But Democrats are fully aware of their own mandate — particularly in the House, where the party gained the majority for the first time in eight years by winning 40 seats in a midterm election suffused with Trump’s apocalyptic warnings about the threats posed by undocumented immigrants.
Before lawmakers left Washington on Friday, House Minority Whip Steve Scalise (R-La.), in a floor exchange with Majority Leader Steny H. Hoyer (D-Md.), attempted to make a point similar to Trump’s about the 2016 election.
“He was elected by the American people as president to carry out border security and build a wall,” Scalise said. “It was part of the national debate. I know some people on your side don’t even want to recognize that that election occurred and the result. But it happened.”
Replied Hoyer, “Oh no, I think there was an election, and he did raise that question. And as I recall, that’s why I’m the majority leader and you’re the minority whip.”
House Speaker Nancy Pelosi (D-Calif.) called the record-breaking duration of the shutdown “unfortunate” and “totally unnecessary” Friday. House Democrats have spent their first days in the majority passing various spending bills that would reopen government, bills negotiated by Senate Republicans, but none has included the wall money Trump is demanding. More such votes are expected next week.
“We have given many paths to alleviating this, opening up government,” Pelosi said. But Trump has made clear he will not sign the bills the House is passing, and Senate Majority Leader Mitch McConnell (R-Ky.) says he will not have the Senate act on any spending legislation Trump won’t sign.
While a few Republicans have called for a truce — Sen. Lamar Alexander (R-Tenn.), for instance, on Friday proposed immediate reopening the government for three weeks while lawmakers and Trump hash out a compromise on the border — most are putting the onus on Democrats to budge.
“There’s a way to get this done — you just have to have the will of both the minority leader in the Senate and the speaker of the House to come to the table, and they are not yet willing to do that,” said Rep. Patrick T. McHenry (R-N.C.), referring to Pelosi and Sen. Charles E. Schumer (D-N.Y.).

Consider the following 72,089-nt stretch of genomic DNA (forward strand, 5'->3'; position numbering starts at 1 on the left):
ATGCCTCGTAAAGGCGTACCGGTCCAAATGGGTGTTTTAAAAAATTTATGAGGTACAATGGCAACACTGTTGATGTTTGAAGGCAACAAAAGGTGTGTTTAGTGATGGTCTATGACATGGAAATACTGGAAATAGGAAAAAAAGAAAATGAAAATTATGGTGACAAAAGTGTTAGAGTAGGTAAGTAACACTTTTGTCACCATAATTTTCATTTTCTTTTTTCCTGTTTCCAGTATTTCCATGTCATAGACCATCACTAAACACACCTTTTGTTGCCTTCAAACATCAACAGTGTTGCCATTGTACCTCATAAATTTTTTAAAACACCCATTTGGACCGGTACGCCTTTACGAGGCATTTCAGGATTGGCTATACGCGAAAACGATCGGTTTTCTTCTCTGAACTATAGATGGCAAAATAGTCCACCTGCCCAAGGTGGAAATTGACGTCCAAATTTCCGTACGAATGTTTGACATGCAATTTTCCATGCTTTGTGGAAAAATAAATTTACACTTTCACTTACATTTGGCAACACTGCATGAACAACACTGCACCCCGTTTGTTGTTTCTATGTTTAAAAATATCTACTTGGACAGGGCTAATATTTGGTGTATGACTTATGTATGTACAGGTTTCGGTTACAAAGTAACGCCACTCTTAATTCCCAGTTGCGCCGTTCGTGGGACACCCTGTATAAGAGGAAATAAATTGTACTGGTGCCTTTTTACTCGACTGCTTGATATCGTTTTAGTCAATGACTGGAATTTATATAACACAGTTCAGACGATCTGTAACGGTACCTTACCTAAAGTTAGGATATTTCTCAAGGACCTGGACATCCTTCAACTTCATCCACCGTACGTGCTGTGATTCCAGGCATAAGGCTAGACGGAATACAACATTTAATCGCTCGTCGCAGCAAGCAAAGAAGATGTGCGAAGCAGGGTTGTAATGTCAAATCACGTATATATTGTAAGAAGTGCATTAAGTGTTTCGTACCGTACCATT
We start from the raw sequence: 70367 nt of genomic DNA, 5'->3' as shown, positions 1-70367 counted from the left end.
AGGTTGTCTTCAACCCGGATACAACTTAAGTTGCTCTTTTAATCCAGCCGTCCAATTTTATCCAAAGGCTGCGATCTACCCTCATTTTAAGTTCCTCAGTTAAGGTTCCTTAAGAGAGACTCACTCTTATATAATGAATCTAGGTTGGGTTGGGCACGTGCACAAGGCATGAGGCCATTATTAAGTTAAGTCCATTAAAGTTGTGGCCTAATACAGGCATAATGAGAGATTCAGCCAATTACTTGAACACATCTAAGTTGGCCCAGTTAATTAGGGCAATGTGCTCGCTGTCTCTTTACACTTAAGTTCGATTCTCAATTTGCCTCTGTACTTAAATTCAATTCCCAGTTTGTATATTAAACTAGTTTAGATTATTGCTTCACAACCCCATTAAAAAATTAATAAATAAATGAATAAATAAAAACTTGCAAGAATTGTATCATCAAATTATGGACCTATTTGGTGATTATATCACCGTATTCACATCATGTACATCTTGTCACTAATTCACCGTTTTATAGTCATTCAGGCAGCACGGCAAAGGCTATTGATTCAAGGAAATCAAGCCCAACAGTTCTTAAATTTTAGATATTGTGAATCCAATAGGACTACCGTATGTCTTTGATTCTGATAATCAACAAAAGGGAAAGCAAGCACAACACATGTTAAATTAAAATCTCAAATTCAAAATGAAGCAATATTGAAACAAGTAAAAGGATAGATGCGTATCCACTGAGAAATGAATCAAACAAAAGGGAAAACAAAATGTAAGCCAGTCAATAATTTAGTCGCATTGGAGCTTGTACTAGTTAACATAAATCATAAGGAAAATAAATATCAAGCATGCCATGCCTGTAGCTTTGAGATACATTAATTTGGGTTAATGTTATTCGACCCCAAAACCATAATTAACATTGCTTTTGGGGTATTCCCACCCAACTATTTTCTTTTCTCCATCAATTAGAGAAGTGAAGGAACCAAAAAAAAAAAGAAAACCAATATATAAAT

But many Democrats said this week that they are feeling little pressure to cave.
“My constituents understand who has triggered this, and they continue to hold him responsible, and that is Donald J. Trump,” said Rep. Gerald E. Connolly (D-Va.), who represents a suburban Washington district with tens of thousands of federal workers. “They’re very clear about that. I mean, there’s no faux equivalency here, like, ‘You’re equally to blame.’ They get it.”
Houlahan said her constituents, too, were mainly focused on Trump and the Republican Senate: “There are pragmatic people here, they’d like a solution, but right now they recognize that those are their lever points.”
Border security, she added, was a topic of discussion at the Saturday town halls: “Largely, people believe that we need to enhance and protect our border but also believe that a wall, as it’s been described by our president, is not the answer.”
Other lawmakers said they were solely focused on breaking the impasse and ending local disruptions in their home districts.
Rep. Anthony Brindisi (D-N.Y.), who was sworn into Congress this month after serving more than seven years in the state assembly, said his office is taking calls from unpaid food and drug inspectors, among other affected constituents.
“I’m someone who is used to getting things done, so it is very frustrating,” he said. “Look, let’s get the government up and running. I am for border security — I believe that some element of physical barrier makes sense, but that can’t be the only solution.”
Rep. Elaine Luria (D-Va.), who represents the Hampton Roads ports, the nation’s third-largest, said she was particularly determined to pay Coast Guard personnel who are now behind on their paychecks.
“These are people’s lives and livelihood, and we need to pay them for the work that they’re doing,” she said.
Darryl Fears, Ashley Halsey III, Carolyn Y. Johnson, Seung Min Kim and Erica Werner contributed to this report.